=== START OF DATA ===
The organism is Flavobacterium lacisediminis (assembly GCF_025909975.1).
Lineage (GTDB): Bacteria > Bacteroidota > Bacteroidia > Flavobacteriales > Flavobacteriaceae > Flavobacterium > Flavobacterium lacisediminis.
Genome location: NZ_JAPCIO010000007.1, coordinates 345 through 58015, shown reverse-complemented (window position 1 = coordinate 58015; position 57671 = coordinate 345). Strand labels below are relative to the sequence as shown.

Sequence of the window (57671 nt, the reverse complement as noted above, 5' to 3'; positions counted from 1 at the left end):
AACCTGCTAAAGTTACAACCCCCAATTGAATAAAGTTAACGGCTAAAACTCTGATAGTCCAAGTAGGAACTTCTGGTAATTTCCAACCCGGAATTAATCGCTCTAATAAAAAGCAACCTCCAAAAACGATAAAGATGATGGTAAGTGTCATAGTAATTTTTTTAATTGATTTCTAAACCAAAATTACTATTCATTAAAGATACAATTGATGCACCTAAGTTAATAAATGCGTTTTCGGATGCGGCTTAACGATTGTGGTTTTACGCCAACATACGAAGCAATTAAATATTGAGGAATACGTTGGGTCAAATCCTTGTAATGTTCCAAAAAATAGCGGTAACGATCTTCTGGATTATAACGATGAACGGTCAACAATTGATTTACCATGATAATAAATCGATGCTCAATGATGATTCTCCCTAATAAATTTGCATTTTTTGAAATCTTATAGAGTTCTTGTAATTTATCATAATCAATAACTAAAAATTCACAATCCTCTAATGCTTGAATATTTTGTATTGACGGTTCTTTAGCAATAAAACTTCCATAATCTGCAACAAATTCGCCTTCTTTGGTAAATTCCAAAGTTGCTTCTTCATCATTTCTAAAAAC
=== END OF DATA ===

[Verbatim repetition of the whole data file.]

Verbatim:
The organism is Flavobacterium lacisediminis (assembly GCF_025909975.1).
Lineage (GTDB): Bacteria > Bacteroidota > Bacteroidia > Flavobacteriales > Flavobacteriaceae > Flavobacterium > Flavobacterium lacisediminis.
Genome location: NZ_JAPCIO010000007.1, coordinates 345 through 58015, shown reverse-complemented (window position 1 = coordinate 58015; position 57671 = coordinate 345). Strand labels below are relative to the sequence as shown.

Sequence of the window (57671 nt, the reverse complement as noted above, 5' to 3'; positions counted from 1 at the left end):
AACCTGCTAAAGTTACAACCCCCAATTGAATAAAGTTAACGGCTAAAACTCTGATAGTCCAAGTAGGAACTTCTGGTAATTTCCAACCCGGAATTAATCGCTCTAATAAAAAGCAACCTCCAAAAACGATAAAGATGATGGTAAGTGTCATAGTAATTTTTTTAATTGATTTCTAAACCAAAATTACTATTCATTAAAGATACAATTGATGCACCTAAGTTAATAAATGCGTTTTCGGATGCGGCTTAACGATTGTGGTTTTACGCCAACATACGAAGCAATTAAATATTGAGGAATACGTTGGGTCAAATCCTTGTAATGTTCCAAAAAATAGCGGTAACGATCTTCTGGATTATAACGATGAACGGTCAACAATTGATTTACCATGATAATAAATCGATGCTCAATGATGATTCTCCCTAATAAATTTGCATTTTTTGAAATCTTATAGAGTTCTTGTAATTTATCATAATCAATAACTAAAAATTCACAATCCTCTAATGCTTGAATATTTTGTATTGACGGTTCTTTAGCAATAAAACTTCCATAATCTGCAACAAATTCGCCTTCTTTGGTAAATTCCAAAGTTGCTTCTTCATCATTTCTAAAAAC